Biden watched on television as congressional leaders – the ones he urged earlier in the day to come together in a visible way and hold their proceedings as scheduled – sang “God Bless America” outside the Capitol.
“I sort of felt bad that I was sitting in Wilmington, watching them sing ‘God Bless America’ on the steps of the Capitol building and promising to be back in session the next day,” Biden wrote in his 2007 book “Promises to Keep.”
As with Trump, the attacks did not so much transform Biden’s worldview as solidify it.
“What I saw was a Biden who was not particularly spectacular or innovative in his thinking,” said Michael O’Hanlon, a foreign affairs specialist at the Brookings Institution. “But also someone very solid in how he wanted to proceed, knowing that overthrowing governments is a messy proposition and the instability it would create.”
The most volatile foreign policy question after 9/11 was whether to launch a war in Iraq, and both Biden and Trump appear to have exaggerated their initial opposition to it in the years since. Still, Biden was consistently skeptical of Bush’s conduct of the war and warned the challenges could be greater than expected.
“He tends to be pretty wary about the use of force,” O’Hanlon said. “And – maybe the other piece of this 77-year-old man’s worldview – he is old enough to remember Vietnam.” He added: “Biden is a bit slower to the trigger. To be fair, so is Trump. Trump is a bellicose personality, but he doesn’t actually seem to like war.”
On the day of the attack, Trump was watching CNBC as it prepared to interview former General Electric CEO Jack Welch, when the network cut away to a scene of the first tower on fire. One of his first reactions when the planes hit was to call a television show to offer commentary.
He later visited Ground Zero, and he cited the attacks to challenge immigration policies, religious tolerance and the need for the very global alliances that Biden has spent years embracing.
Trump claimed that he saw the plane strike the second tower, and that from his window he observed the tragedy of people jumping from the buildings – claims that fact-checkers have questioned. Trump also later said he watched as thousands of Muslims cheered in Jersey City, N.J., when the building came down, an assertion that has been debunked.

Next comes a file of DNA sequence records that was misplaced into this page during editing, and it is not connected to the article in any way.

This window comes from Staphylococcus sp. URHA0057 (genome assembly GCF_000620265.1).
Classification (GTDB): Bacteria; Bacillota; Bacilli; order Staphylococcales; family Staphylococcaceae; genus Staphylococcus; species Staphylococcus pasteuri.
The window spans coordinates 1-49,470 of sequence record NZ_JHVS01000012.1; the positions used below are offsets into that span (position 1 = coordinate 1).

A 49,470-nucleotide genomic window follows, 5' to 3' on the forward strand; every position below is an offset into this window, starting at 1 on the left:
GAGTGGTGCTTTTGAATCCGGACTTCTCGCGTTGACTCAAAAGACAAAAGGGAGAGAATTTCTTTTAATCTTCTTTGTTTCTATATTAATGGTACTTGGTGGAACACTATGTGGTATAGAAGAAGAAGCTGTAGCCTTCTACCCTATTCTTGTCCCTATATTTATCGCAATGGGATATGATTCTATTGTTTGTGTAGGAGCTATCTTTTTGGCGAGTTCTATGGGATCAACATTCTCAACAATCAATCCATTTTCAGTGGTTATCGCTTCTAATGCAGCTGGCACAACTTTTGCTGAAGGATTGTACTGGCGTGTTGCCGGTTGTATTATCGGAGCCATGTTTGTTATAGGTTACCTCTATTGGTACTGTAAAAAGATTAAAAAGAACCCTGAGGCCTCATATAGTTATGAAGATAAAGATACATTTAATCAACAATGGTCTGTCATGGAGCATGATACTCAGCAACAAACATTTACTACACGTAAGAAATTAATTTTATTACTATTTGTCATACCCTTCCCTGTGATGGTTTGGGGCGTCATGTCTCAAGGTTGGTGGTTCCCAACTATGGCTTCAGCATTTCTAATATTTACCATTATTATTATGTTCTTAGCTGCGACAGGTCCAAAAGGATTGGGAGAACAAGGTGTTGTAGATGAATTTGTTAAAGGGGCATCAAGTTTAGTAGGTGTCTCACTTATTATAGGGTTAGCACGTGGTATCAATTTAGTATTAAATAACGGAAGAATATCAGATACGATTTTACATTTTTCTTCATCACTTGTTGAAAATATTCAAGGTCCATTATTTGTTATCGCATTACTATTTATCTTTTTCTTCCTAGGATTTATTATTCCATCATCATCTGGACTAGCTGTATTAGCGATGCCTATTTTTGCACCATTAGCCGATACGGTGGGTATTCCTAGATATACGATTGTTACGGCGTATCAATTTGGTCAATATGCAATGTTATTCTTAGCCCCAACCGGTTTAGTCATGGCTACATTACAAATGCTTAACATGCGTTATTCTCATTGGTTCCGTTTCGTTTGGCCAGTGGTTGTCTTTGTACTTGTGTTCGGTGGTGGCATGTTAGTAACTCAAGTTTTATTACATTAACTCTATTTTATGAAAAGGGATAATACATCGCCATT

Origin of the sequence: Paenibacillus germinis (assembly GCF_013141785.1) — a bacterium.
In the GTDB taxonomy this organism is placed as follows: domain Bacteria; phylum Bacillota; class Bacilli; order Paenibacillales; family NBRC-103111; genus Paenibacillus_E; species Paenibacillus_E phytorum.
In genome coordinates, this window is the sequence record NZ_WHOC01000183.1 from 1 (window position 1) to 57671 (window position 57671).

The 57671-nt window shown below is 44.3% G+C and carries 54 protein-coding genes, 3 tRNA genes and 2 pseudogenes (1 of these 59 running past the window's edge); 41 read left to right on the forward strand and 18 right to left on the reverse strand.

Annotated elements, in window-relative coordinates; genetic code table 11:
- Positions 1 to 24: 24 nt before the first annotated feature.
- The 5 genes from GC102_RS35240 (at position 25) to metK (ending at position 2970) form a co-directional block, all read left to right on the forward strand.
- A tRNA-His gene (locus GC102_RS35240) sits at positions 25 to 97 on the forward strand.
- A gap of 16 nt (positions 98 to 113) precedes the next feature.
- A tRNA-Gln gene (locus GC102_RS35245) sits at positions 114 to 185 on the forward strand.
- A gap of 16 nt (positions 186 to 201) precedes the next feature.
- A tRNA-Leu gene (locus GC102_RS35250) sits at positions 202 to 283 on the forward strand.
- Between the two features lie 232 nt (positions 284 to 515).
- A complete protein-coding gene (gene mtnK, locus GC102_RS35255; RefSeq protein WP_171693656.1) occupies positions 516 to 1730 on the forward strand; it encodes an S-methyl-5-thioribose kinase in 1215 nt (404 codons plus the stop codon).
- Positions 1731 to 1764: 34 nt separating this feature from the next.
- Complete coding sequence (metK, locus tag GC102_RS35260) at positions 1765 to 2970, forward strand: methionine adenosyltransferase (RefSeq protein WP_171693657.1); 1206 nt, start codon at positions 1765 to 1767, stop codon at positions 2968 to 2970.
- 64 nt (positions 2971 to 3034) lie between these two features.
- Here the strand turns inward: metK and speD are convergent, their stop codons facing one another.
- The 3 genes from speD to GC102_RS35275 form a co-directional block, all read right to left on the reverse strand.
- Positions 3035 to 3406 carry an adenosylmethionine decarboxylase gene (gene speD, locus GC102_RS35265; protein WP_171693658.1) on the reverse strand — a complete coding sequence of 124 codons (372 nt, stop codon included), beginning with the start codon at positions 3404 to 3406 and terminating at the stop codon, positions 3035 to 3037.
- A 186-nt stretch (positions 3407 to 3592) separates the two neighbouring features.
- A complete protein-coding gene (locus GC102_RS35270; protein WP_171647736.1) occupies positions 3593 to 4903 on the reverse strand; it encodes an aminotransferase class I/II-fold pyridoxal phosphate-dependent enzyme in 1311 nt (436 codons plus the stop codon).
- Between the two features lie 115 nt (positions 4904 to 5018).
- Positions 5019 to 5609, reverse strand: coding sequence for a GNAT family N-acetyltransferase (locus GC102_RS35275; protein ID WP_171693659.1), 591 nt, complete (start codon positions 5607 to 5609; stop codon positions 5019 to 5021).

What is clear about Trump’s reaction is that he called into WWOR in New Jersey to offer his commentary.
“I was so disappointed when they closed the stock exchange, but of course at some point you had no choice,” Trump said. “You want to just say the hell with it, you’re going forward, nothing is going to change. But the fact is something has changed, very dramatically.”
He also remarked that a building he owned had been the second-tallest in Manhattan but, now that the Trade Towers had fallen, would become the tallest. (That was inaccurate – a different building actually held that title).
Trump was asked what he would do if he were president.
“Well, I’d be taking a very, very tough line,” Trump said. “This just can’t be tolerated. And it’s got to be very, very stern. This was . . . probably worse than Pearl Harbor.”
But while the terrorists struck just miles from where he lived, Trump has rarely spoken with passion or emotion about Sept. 11, 2001. An exception came during a 2016 Republican primary debate when Sen. Ted Cruz, R-Texas, criticized him for “New York values.”
“When the World Trade Center came down, I saw something that no place on Earth could have handled more beautifully, more humanely, than New York,” Trump said. “You had two 110-story buildings come crashing down. I saw them come down. And we saw more death, and even the smell of death, nobody understood it. And it was with us for months, the smell, the air. And we rebuilt downtown Manhattan.”
But more often, Trump is dispassionate.
“From various comments he made that day and the period after, there is nothing that really indicates this is fundamentally changing his outlook on the world,” said Thomas Wright, a scholar at the Brookings Institution who has written about Trump’s foreign policy.
The formative period in Trump’s foreign policy occurred in the 1980s, and in many ways stemmed from his businessman outlook. In that decade, he started publishing ads and making statements saying, for example, that the United States had become a laughingstock on trade.
The 9/11 attacks only seemed to play into his philosophy that the United States must go it alone and look after its own interests.
“He has this sort of isolationist and militaristic view of whacking terrorist organizations from afar and then retreating behind this fortress,” Wright said. “That’s how it seems he think of it.”